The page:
Almost a fifth of FTSE 350 companies begin work this week wondering how they will address a lack of gender diversity on their boards and in their senior management.
The Investment Association (IA), a trade body for asset managers, and the Hampton-Alexander Review body have combined forces to write to 63 companies asking them to detail the action required to improve the gender balance in their leadership teams.
The letters went out to companies with all-male executive committees, including four in the FTSE 100.
In 2016 the review set a target of 33% of board positions and senior leadership roles being held by women by 2020. Recent reports revealed that a third of all FTSE 100 board seats are now occupied by women. However, the review and the IA said the FTSE 250 needs to be doing more.
According to Chris Cummings, chief executive of the IA, 2020 is a critical year for businesses to demonstrate real change. Companies who fail to heed the warning could face difficulties this AGM season, he warned.
“Diversity results in better decision-making and plays an essential role in a company’s long-term success,” said Cummings.
“Investment managers have been clear that as a minimum they want to see companies meet this target for gender diversity, and those which fail to do so risk facing dissent in the AGM season.”
Sir Philip Hampton, chair of the Hampton-Alexander Review, said a quick response was required.
“Leaders of FTSE 350 companies that are still adrift of the 33% minimum target, need to rise to today’s challenge from the investment community and take swift action now to address the lack of women on the board and in their leadership teams,” he said.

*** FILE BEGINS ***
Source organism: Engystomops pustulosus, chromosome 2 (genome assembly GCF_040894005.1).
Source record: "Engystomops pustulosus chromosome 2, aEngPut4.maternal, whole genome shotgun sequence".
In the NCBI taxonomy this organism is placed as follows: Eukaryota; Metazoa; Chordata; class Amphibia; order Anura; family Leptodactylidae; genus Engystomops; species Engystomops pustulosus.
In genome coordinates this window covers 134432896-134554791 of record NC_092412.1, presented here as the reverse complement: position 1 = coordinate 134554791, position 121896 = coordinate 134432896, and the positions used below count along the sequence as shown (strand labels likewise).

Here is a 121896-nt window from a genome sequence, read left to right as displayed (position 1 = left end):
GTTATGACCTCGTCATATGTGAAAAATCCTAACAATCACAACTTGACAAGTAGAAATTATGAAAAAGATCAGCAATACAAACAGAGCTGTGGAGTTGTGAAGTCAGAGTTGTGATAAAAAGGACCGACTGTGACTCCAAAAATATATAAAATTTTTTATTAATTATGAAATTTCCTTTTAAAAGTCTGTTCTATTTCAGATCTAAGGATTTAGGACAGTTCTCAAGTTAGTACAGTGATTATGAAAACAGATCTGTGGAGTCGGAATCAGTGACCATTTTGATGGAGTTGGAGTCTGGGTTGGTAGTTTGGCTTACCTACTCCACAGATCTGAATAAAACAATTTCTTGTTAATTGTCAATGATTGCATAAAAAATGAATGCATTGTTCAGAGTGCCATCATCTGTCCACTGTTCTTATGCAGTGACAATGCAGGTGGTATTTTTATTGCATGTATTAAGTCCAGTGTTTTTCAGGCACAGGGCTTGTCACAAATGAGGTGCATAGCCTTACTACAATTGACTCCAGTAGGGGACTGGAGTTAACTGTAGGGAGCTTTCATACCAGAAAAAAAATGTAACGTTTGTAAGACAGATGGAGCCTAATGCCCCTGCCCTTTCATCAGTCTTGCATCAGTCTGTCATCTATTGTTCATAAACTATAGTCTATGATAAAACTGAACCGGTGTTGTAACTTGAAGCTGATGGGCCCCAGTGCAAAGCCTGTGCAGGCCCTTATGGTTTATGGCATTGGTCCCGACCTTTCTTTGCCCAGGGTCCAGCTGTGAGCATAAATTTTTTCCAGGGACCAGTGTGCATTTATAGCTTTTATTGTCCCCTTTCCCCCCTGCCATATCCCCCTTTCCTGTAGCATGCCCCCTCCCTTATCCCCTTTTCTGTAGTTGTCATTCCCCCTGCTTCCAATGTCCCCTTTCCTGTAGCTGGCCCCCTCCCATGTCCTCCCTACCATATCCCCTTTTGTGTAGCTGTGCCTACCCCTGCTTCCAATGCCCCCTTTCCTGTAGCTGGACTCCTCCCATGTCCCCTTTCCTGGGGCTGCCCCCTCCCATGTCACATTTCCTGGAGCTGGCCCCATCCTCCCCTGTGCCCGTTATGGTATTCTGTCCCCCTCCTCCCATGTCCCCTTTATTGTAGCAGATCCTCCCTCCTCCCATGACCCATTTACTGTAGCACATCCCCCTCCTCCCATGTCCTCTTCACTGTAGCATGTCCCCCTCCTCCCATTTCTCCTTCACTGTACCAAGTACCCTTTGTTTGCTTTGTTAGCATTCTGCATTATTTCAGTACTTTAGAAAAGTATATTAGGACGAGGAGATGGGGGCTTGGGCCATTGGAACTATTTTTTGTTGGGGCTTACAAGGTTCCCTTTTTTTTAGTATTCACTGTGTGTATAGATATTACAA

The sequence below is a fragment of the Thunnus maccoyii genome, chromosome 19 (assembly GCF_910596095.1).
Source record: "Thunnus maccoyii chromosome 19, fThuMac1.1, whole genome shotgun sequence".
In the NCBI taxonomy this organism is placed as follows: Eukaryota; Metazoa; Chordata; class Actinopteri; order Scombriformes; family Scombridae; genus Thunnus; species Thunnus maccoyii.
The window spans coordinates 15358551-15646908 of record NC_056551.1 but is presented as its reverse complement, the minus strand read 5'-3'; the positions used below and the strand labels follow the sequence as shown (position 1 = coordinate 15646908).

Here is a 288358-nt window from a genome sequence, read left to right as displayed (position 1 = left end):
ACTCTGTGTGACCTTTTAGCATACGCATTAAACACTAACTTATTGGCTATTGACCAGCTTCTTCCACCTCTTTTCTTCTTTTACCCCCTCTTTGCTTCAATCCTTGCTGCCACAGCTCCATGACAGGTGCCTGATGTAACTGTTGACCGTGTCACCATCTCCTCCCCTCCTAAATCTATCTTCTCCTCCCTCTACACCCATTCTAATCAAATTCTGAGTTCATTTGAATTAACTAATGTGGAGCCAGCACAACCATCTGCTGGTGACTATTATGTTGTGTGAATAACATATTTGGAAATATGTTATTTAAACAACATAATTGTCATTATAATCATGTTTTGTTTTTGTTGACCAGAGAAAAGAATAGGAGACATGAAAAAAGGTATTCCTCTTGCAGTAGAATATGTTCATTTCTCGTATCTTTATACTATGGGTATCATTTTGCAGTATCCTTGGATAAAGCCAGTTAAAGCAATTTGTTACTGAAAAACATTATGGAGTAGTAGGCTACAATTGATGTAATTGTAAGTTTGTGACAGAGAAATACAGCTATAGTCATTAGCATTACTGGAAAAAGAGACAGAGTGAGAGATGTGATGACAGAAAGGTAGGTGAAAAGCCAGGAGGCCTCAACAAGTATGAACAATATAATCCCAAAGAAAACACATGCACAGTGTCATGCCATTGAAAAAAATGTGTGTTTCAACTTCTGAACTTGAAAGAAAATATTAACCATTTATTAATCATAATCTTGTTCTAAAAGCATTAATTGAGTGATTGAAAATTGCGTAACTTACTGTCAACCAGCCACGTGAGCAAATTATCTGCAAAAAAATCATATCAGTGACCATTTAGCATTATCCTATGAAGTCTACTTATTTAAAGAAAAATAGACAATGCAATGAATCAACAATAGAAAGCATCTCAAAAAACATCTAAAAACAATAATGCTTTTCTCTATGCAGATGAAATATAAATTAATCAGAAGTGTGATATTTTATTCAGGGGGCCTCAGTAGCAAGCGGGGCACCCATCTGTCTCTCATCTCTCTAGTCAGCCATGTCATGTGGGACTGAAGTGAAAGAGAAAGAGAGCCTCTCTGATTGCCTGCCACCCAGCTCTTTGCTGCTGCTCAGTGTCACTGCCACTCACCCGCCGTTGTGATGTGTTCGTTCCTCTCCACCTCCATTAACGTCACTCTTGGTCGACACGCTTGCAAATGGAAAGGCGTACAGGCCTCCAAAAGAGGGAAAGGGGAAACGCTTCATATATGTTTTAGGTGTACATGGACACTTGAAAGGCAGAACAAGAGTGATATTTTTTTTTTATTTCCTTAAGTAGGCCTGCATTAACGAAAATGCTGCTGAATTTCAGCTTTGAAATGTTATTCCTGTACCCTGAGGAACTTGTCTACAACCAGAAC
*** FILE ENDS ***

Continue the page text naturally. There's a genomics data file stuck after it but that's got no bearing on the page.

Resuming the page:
‘One and done’
Figures released by the IA and review showed there are 24 so-called “one-and-done” boards that have a single woman on their boards, and 35 all-male executive committees.
The IA named and shamed the companies with no women on their boards in a press release.
Shareholder action against boards is intensifying. Last week the Investment Association revealed 2019 saw 158 companies—an increase on 2018—added to the Public Register, a list of companies that suffer a shareholder vote of 20% or more against a proposal an annual general meetings.
A quarter of FTSE All Share companies—298—have now found themselves on the register following significant shareholder revolts.
Figures for 2019 saw 62 companies on the register for pay-related issues, while 103 were listed over director re-elections.
According to Andrew Ninian, director for stewardship and corporate governance at the IA, companies will be under close scrutiny in 2020.
“Investment managers are keeping up the pressure on companies to align executive pay with their long-term strategy,” he said.
“With a quarter of FTSE All Share companies ending up on the Register in 2019, investment managers will be paying close attention this year when companies bring their pay policies to the table to see whether they’ve heeded the high levels of dissent.”